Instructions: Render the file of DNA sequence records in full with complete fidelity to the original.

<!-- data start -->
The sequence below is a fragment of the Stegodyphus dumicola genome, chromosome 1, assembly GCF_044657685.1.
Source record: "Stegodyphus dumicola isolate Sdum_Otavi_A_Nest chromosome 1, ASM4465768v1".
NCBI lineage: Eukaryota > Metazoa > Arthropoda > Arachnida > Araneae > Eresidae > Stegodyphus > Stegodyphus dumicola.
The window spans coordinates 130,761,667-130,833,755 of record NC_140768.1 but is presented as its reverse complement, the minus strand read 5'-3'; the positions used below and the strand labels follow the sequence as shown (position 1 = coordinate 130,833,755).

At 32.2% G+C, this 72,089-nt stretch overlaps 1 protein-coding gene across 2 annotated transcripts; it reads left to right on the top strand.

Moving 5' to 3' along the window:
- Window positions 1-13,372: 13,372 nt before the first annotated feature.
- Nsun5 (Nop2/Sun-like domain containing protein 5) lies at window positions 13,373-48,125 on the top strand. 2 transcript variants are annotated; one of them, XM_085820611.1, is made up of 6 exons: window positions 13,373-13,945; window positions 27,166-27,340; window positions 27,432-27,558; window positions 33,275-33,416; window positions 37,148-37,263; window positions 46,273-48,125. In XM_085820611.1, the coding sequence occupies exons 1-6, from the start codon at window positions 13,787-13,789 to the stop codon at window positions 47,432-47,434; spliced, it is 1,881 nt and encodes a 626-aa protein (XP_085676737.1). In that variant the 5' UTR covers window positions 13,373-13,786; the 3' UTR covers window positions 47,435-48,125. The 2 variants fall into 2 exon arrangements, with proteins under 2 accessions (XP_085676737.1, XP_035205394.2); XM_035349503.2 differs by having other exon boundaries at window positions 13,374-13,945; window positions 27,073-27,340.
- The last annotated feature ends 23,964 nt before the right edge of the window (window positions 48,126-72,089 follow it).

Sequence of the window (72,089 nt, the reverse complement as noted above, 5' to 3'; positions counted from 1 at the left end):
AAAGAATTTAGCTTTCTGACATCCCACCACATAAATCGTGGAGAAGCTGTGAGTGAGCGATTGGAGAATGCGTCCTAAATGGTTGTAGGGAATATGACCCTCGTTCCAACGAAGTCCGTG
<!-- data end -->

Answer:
The sequence below is a fragment of the Stegodyphus dumicola genome, chromosome 1, assembly GCF_044657685.1.
Source record: "Stegodyphus dumicola isolate Sdum_Otavi_A_Nest chromosome 1, ASM4465768v1".
NCBI lineage: Eukaryota > Metazoa > Arthropoda > Arachnida > Araneae > Eresidae > Stegodyphus > Stegodyphus dumicola.
The window spans coordinates 130,761,667-130,833,755 of record NC_140768.1 but is presented as its reverse complement, the minus strand read 5'-3'; the positions used below and the strand labels follow the sequence as shown (position 1 = coordinate 130,833,755).

At 32.2% G+C, this 72,089-nt stretch overlaps 1 protein-coding gene across 2 annotated transcripts; it reads left to right on the top strand.

Moving 5' to 3' along the window:
- Window positions 1-13,372: 13,372 nt before the first annotated feature.
- Nsun5 (Nop2/Sun-like domain containing protein 5) lies at window positions 13,373-48,125 on the top strand. 2 transcript variants are annotated; one of them, XM_085820611.1, is made up of 6 exons: window positions 13,373-13,945; window positions 27,166-27,340; window positions 27,432-27,558; window positions 33,275-33,416; window positions 37,148-37,263; window positions 46,273-48,125. In XM_085820611.1, the coding sequence occupies exons 1-6, from the start codon at window positions 13,787-13,789 to the stop codon at window positions 47,432-47,434; spliced, it is 1,881 nt and encodes a 626-aa protein (XP_085676737.1). In that variant the 5' UTR covers window positions 13,373-13,786; the 3' UTR covers window positions 47,435-48,125. The 2 variants fall into 2 exon arrangements, with proteins under 2 accessions (XP_085676737.1, XP_035205394.2); XM_035349503.2 differs by having other exon boundaries at window positions 13,374-13,945; window positions 27,073-27,340.
- The last annotated feature ends 23,964 nt before the right edge of the window (window positions 48,126-72,089 follow it).

Sequence of the window (72,089 nt, the reverse complement as noted above, 5' to 3'; positions counted from 1 at the left end):
AAAGAATTTAGCTTTCTGACATCCCACCACATAAATCGTGGAGAAGCTGTGAGTGAGCGATTGGAGAATGCGTCCTAAATGGTTGTAGGGAATATGACCCTCGTTCCAACGAAGTCCGTG